Mastery Series - Deadlift

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“Can’t touch your toes? Then you shouldn’t be deadlifting.”

The deadlift, we hear that term and our ears perk up. For the strength coach it is a foundational lift, for the regular person they cringe and think of back pain. I want to clarify something, deadlifting doesn’t cause back pain, the way YOU deadlift causes back pain. In our mastery series we are going to look at the 6 basic human movements; hip hinge, squat, pull, push, loaded carries and rotation/anti-rotation movements as well as other auxiliary movements that will make the 6 better.  This is going to be an in depth series to help you become a master at movement and move past your restrictions.

Let’s start with the hip hinge, what we usually see and what we want to see are totally different. The rounded back, the bent knees the inability to get the hips back are limiters of hip hinging. We use the hip hinge before the squat, because the hip hinge requires less joints to have mobility. The squat is a great movement, but the limiter is mainly a joint range-of-motion issue, so we attack the movement that requires less range.

Our criteria for the hip hinge usually require a couple basic patterns that we are inherently born with. The ability to touch your toes, the ability to breathe properly, and the ability to create tension before we move. Just watch a baby move. The first order of business is re-learning how to breathe.



Next can you touch your toes? What? “I haven’t touched my toes in 20 years” is what we typically hear. I chuckle and tell them, “you will touch your toes by the time we leave here today.” Here is our toe touch progression borrowed from Gray Cook with Functional Movement Systems Toe Touch Progression


Watch how we teach you how to hinge your hips and reach to your toes. This is a quick reset that we use for all of our athletes that lack the ability to toe their toes.

Lastly, we need to create tension. The first two basic requirements have tension setting built in, this will just reinforce it. Our key to all movement is the ability to set tension into the ground and control the body with proper range.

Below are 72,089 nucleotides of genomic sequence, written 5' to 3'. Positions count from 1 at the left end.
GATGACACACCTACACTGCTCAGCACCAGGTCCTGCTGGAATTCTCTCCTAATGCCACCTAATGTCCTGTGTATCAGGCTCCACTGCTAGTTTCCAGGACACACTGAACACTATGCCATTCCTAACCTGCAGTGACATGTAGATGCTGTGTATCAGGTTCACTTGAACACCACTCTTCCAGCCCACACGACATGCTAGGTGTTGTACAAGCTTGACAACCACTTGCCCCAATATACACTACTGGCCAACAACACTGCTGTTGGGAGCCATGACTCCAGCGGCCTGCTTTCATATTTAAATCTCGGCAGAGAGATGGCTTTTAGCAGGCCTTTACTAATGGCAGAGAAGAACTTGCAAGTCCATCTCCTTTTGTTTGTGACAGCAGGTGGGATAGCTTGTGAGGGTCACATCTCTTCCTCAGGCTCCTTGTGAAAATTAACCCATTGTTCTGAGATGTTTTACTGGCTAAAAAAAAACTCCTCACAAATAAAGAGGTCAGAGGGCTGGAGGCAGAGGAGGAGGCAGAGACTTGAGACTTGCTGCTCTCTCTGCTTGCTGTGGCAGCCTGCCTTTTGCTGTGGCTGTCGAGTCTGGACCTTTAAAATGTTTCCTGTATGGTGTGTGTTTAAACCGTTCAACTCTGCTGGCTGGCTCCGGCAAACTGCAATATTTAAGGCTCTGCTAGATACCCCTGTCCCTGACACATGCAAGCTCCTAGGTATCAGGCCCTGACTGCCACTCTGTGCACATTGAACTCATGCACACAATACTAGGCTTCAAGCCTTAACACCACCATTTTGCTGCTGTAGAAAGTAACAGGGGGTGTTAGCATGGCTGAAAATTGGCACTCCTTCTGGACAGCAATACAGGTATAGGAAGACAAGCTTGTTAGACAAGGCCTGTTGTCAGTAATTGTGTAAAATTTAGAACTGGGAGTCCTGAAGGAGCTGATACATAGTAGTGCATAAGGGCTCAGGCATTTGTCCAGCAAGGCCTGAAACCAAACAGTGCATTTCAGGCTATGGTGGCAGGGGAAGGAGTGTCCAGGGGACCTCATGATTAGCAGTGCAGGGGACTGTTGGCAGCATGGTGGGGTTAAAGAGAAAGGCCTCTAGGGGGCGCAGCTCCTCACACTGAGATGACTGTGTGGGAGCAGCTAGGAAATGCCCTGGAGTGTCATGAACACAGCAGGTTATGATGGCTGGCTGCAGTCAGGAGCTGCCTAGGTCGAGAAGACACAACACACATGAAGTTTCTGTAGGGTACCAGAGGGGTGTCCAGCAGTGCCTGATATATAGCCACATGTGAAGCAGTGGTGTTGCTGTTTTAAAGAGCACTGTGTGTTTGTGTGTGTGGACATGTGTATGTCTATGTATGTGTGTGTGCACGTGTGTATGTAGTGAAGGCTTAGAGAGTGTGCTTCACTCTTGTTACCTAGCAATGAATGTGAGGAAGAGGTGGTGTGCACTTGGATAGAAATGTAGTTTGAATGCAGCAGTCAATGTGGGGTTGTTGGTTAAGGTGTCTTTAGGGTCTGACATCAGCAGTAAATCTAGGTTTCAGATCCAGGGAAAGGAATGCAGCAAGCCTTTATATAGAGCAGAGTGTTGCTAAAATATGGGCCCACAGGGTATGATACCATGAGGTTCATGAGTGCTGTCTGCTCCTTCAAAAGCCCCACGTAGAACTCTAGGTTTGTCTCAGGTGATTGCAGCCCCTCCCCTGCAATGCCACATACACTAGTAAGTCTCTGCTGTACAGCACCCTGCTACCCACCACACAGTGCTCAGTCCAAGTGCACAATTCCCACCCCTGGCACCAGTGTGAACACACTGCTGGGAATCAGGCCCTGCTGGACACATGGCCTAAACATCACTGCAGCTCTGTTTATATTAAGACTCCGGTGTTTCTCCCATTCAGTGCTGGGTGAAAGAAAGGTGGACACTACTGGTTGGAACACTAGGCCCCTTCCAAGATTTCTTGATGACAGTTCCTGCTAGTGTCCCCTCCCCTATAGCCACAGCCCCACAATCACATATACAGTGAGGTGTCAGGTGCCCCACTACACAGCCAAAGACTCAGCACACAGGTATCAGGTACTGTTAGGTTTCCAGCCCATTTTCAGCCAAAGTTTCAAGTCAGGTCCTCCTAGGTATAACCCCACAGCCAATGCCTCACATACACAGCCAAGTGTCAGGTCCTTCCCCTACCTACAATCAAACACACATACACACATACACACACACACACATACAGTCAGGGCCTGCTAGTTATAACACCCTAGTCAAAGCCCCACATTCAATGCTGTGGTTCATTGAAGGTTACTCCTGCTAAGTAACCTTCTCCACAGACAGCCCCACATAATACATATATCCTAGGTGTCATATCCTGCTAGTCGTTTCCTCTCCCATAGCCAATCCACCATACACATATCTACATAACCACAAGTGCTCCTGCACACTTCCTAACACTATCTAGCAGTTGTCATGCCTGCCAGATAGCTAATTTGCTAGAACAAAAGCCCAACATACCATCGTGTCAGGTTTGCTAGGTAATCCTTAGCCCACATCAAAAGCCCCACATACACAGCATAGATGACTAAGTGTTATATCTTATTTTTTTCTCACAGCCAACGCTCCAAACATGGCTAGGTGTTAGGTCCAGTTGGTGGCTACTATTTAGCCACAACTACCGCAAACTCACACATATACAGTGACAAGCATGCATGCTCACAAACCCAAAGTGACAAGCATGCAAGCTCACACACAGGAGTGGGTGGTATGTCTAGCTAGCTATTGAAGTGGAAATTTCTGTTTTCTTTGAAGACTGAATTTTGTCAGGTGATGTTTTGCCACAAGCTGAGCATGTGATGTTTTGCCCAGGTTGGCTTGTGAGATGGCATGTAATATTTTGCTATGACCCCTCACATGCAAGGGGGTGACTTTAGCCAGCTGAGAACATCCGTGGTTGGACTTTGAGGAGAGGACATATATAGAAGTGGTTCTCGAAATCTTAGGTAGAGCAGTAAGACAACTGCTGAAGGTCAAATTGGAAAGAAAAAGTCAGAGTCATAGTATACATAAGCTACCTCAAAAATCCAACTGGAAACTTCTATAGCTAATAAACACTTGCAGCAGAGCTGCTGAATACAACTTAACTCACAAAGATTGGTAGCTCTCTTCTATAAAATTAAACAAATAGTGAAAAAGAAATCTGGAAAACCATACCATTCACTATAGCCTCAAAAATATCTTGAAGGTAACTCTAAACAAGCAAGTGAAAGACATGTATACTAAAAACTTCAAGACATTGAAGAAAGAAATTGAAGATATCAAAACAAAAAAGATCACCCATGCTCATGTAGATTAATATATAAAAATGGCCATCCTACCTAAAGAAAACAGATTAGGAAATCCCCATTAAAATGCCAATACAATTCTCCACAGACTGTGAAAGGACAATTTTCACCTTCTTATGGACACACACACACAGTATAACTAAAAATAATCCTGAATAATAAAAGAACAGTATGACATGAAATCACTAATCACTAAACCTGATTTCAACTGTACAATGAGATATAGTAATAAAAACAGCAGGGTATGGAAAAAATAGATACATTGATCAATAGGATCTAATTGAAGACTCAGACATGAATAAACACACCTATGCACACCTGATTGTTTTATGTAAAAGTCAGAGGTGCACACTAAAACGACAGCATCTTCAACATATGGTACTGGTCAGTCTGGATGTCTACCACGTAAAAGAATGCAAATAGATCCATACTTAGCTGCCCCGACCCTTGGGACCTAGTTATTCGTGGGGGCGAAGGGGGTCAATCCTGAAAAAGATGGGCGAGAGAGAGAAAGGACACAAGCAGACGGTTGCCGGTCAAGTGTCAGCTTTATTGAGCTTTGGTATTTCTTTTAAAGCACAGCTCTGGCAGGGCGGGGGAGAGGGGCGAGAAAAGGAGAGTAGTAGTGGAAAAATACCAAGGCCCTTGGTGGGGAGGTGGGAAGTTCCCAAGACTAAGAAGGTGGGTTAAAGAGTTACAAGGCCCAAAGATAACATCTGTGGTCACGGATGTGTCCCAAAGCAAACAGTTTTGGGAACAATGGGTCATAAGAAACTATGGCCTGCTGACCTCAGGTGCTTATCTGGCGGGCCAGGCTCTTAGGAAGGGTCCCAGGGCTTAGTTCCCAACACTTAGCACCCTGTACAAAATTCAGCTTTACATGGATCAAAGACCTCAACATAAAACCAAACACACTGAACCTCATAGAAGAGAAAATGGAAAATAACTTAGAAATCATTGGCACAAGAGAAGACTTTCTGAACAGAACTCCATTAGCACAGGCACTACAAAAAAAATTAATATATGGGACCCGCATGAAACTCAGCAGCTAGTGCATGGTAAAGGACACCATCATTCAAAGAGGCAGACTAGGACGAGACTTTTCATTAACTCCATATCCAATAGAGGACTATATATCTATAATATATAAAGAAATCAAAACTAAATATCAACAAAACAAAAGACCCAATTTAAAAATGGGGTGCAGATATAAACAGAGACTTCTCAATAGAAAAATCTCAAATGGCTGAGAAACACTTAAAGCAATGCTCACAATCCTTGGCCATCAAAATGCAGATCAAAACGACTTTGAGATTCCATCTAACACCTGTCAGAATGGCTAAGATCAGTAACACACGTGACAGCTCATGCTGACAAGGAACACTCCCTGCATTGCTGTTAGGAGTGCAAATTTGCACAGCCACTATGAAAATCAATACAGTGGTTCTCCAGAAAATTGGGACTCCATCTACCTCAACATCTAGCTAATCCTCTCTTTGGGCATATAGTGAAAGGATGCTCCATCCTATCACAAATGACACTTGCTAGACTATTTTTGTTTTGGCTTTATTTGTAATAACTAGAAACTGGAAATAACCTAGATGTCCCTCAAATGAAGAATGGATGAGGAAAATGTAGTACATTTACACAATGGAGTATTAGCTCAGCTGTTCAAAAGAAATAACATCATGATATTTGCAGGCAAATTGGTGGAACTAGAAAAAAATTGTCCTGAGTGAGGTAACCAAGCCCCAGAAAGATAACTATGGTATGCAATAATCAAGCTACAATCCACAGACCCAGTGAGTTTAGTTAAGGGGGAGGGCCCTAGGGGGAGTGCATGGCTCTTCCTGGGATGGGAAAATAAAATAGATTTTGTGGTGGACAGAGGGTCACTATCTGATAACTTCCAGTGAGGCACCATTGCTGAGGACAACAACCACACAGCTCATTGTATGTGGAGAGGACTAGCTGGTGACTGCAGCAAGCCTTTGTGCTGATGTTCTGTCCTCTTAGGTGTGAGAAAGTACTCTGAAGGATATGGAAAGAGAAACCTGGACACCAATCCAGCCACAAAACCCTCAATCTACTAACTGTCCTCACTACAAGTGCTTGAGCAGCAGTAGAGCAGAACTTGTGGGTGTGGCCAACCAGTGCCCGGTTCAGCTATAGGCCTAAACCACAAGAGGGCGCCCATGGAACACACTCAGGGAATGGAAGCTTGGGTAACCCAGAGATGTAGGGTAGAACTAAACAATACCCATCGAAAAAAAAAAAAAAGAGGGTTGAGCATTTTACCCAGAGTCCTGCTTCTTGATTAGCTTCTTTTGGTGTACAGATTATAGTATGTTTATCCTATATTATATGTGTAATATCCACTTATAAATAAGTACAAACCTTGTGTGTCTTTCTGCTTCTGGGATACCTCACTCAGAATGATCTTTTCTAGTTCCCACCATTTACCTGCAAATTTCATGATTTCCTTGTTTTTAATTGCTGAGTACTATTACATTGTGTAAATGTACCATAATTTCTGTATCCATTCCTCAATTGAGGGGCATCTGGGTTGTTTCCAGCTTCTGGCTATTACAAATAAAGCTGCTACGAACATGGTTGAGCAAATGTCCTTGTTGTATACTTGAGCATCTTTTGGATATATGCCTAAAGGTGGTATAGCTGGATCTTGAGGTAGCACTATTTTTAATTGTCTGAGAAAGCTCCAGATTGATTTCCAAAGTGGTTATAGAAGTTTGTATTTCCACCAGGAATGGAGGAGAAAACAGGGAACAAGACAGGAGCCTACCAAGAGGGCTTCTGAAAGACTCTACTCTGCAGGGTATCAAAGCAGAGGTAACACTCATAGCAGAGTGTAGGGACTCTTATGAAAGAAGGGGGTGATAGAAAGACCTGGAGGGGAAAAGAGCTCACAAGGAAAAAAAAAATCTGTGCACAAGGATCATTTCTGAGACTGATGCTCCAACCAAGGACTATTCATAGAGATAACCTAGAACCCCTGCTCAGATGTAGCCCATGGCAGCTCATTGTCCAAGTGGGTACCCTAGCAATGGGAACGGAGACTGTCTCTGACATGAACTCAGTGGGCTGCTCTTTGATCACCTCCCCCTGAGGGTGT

Set tension through the ground by spreading the floor with your feet.

Once these fundamental patterns are back in order; which should only take a few minutes for the nervous system to pick them up again. Remember, you were born with it. The following mastery techniques are what we currently do with our clients and have been doing for the last decade. As we learn new techniques we add them into our arsenal when we experiment with them for ourselves and our clients.

Here is our step-by-step guide to movement mastery for proper hinging technique. First we need to do a floor bridge, not just any old “lift your hips off the ground bridge” but a true set-tension and drive your hips up bridge. After breathing this is the second most powerful movement that will teach you how to separate your hips from your back.

Now we move onto an assisted leg lower, controlled breathing and keeping your legs straight are key to this movement. If unable to maintain your legs straight then you can lift your hips onto a foam pad or rolled up towel to assist. You must be able to get the hips into a proper position so we can work on the movement. We can either use a resistance band to assist or possibly a door frame if in need of something more stable.

Watch how we work on core activation as well has posterior chain extensibility.

Next we move into a Cook Hip Lift, a simple yet very effective exercise that will target single leg stability, glute and hamstring strength as well as take the low back out of the equation. Using a tennis ball, water bottle, towel, etc. forces you to not get into low back extension.

Once these movements are fed into the nervous system what’s next? We need to look at the toe touch progression one more time, we need to ensure proper hinging techniques are starting to be ingrained in our movement patterns. Hips back, tension set and breathing are all imperative to the pattern. Next, we use a band or cable to load the movement. This is a reverse loaded hinge, from the top. We use this exercise to force the core to stay in control as well as force the client to push the hips back to load the movement.

Want to master your hip hinge. Try this alternative exercise, to work on tension setting techniques to create the optimal hip hinge.

We’re almost there, now we review the pattern from the ground up and we work on setting tension with a kettlebell. We may need to adjust the height of the floor to maintain optimal spine control, this is done with weight plates, blocks, etc.

Don't let the height of the weight dictate how low you have to go. Bring the floor up to you so you can master the movement first.

Now the hinge is starting to be ingrained in our movement catalog and we can now go forward and work on other movements that will ultimately help you become the best version of yourself. Stay tuned for other movement articles and videos in our “Movement Mastery Series.”

Any comments, suggestions or feedback please feel free to leave it in the comment section below.